As many Montrealers cherish one more day of relaxation before heading back to work, already-tired health-care professionals are fearing tough times ahead in the province’s emergency rooms.
“I think after New Year’s, it’s going to be like a catastrophe,” said Melanie Gignac, a nurse who heads the Monteregie-West Nurses Union.
While last New Year’s Eve, Quebec was under curfew, this year, parties were in full swing.
“People are finally able to see their loved ones during the holidays. We weren’t allowed to do that last year,” said Dr. Cristian Toarta, McGill University Health Centre Associate Emergency Department Chief.
“Unfortunately, I think a lot of people are going to be sick, hopefully not sick enough to end up hospitalized, but certainly we’re going to see an increase in the number of viral illnesses.”
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Emergency departments are already busy. The Jewish General Hospital was at 175 per cent capacity Monday afternoon. Santa Cabrini was at 166 per cent, Royal Victoria and the Montreal General were both at 155 per cent, and the Lakeshore was at 139 per cent, according to hospital data.
Gignac works at the Suroit Hospital in Valleyfield, where they were at over 200 per cent capacity on Monday.
“Every year after New Year’s, it’s always like a lot of people are getting sick. I think this year is going to be worse because we don’t have enough staff to just provide health care,” she said.
Toarta, who spoke to Global News from the Montreal General Hospital, said he thinks staff members will need to work even harder.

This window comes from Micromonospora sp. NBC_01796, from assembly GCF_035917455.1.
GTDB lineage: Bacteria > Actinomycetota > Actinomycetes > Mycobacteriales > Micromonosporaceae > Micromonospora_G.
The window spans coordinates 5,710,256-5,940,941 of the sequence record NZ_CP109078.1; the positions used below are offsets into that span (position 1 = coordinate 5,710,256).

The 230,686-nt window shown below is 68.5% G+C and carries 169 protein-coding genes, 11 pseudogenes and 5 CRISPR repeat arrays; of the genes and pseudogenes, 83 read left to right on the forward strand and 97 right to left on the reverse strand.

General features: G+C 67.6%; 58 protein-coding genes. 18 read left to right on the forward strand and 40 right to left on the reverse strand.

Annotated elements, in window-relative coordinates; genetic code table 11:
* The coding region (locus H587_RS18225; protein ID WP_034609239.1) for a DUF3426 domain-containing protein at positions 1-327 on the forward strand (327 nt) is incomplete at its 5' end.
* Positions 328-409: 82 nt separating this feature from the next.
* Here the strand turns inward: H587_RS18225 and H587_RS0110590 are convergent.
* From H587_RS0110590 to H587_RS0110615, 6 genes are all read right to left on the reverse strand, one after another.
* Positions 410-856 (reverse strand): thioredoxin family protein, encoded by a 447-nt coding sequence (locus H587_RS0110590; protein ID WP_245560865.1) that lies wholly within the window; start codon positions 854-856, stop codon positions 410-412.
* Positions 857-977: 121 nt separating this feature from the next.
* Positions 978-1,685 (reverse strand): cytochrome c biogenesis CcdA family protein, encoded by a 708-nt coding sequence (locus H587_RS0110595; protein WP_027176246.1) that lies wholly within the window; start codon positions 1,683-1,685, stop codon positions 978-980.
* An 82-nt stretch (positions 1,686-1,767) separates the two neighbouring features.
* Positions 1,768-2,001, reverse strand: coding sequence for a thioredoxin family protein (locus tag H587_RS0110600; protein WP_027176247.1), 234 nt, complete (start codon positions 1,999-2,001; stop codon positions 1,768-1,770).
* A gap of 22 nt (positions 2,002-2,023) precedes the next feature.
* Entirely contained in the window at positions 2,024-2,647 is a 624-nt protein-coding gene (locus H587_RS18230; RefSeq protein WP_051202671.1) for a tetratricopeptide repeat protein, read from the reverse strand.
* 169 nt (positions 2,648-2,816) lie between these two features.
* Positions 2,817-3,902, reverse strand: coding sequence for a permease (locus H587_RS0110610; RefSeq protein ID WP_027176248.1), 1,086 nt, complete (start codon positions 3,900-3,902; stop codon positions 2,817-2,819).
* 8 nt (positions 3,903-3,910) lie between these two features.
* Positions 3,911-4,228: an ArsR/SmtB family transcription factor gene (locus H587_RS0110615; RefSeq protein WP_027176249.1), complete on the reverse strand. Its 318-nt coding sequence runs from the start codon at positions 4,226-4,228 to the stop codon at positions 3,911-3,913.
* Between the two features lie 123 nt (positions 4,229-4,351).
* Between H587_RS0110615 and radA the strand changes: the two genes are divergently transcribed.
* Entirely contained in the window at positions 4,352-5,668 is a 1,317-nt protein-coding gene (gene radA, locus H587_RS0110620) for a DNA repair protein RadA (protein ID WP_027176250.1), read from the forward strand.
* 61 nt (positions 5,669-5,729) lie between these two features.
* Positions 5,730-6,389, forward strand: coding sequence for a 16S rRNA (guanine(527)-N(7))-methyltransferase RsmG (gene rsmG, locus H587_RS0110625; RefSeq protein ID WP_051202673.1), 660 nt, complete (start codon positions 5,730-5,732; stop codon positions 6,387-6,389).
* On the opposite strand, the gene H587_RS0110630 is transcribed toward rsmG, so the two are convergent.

“Everybody’s going to have to do a little bit more, and it’s tough because we’ve all been in a marathon that’s now close to three years long,” he said.
He said though flu, COVID and RSV cases are starting to lower, they’re still putting a strain on the health system.
People are also showing up with other problems requiring admission, but space is limited, so more pressure falls on emergency rooms.
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“During the pandemic, people have unfortunately not had the greatest access to health care. and now some of these problems have compounded and they’re coming in quite sick, requiring admission, and those admissions are back flowing into the emergency department,” Toarta explained.
He says the decrease in respiratory viruses has eased some of the pressure on children’s hospitals, but doesn’t think the adult hospitals will see much relief.
“Unfortunately, in the adult population, there’s not just viral illnesses. There’s also those chronic diseases, so I don’t expect to see something similar in our departments,” he told Global News.
Toarta says if you have an emergency, go to the ER. If your health problem is less pressing, call your family doctor or find a local clinic on the government website.
Gignac, the nurse, says authorities need to do more to keep nurses from leaving the public system to work in private medical practices.
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